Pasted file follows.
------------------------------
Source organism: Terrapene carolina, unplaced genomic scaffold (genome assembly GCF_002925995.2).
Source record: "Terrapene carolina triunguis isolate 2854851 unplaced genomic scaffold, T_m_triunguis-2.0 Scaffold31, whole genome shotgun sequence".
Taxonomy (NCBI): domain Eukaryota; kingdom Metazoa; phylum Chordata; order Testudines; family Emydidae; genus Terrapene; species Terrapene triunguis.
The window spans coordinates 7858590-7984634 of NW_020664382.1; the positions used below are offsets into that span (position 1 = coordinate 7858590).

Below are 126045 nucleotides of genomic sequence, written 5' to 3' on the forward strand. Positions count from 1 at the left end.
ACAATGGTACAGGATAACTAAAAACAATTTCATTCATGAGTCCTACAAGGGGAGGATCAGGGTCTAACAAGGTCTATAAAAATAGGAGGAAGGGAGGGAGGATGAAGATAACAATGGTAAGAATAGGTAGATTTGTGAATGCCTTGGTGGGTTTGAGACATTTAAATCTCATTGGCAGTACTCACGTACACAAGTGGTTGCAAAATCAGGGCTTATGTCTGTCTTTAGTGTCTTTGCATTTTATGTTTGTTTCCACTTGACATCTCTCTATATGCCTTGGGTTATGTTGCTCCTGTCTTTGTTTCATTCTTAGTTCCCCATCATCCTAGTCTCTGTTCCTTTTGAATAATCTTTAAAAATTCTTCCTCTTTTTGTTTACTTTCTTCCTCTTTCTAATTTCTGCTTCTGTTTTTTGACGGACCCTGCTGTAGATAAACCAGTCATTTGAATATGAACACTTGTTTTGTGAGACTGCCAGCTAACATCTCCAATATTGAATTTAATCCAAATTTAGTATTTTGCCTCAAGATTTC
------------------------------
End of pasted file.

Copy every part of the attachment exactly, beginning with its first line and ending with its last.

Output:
Source organism: Terrapene carolina, unplaced genomic scaffold (genome assembly GCF_002925995.2).
Source record: "Terrapene carolina triunguis isolate 2854851 unplaced genomic scaffold, T_m_triunguis-2.0 Scaffold31, whole genome shotgun sequence".
Taxonomy (NCBI): domain Eukaryota; kingdom Metazoa; phylum Chordata; order Testudines; family Emydidae; genus Terrapene; species Terrapene triunguis.
The window spans coordinates 7858590-7984634 of NW_020664382.1; the positions used below are offsets into that span (position 1 = coordinate 7858590).

Below are 126045 nucleotides of genomic sequence, written 5' to 3' on the forward strand. Positions count from 1 at the left end.
ACAATGGTACAGGATAACTAAAAACAATTTCATTCATGAGTCCTACAAGGGGAGGATCAGGGTCTAACAAGGTCTATAAAAATAGGAGGAAGGGAGGGAGGATGAAGATAACAATGGTAAGAATAGGTAGATTTGTGAATGCCTTGGTGGGTTTGAGACATTTAAATCTCATTGGCAGTACTCACGTACACAAGTGGTTGCAAAATCAGGGCTTATGTCTGTCTTTAGTGTCTTTGCATTTTATGTTTGTTTCCACTTGACATCTCTCTATATGCCTTGGGTTATGTTGCTCCTGTCTTTGTTTCATTCTTAGTTCCCCATCATCCTAGTCTCTGTTCCTTTTGAATAATCTTTAAAAATTCTTCCTCTTTTTGTTTACTTTCTTCCTCTTTCTAATTTCTGCTTCTGTTTTTTGACGGACCCTGCTGTAGATAAACCAGTCATTTGAATATGAACACTTGTTTTGTGAGACTGCCAGCTAACATCTCCAATATTGAATTTAATCCAAATTTAGTATTTTGCCTCAAGATTTC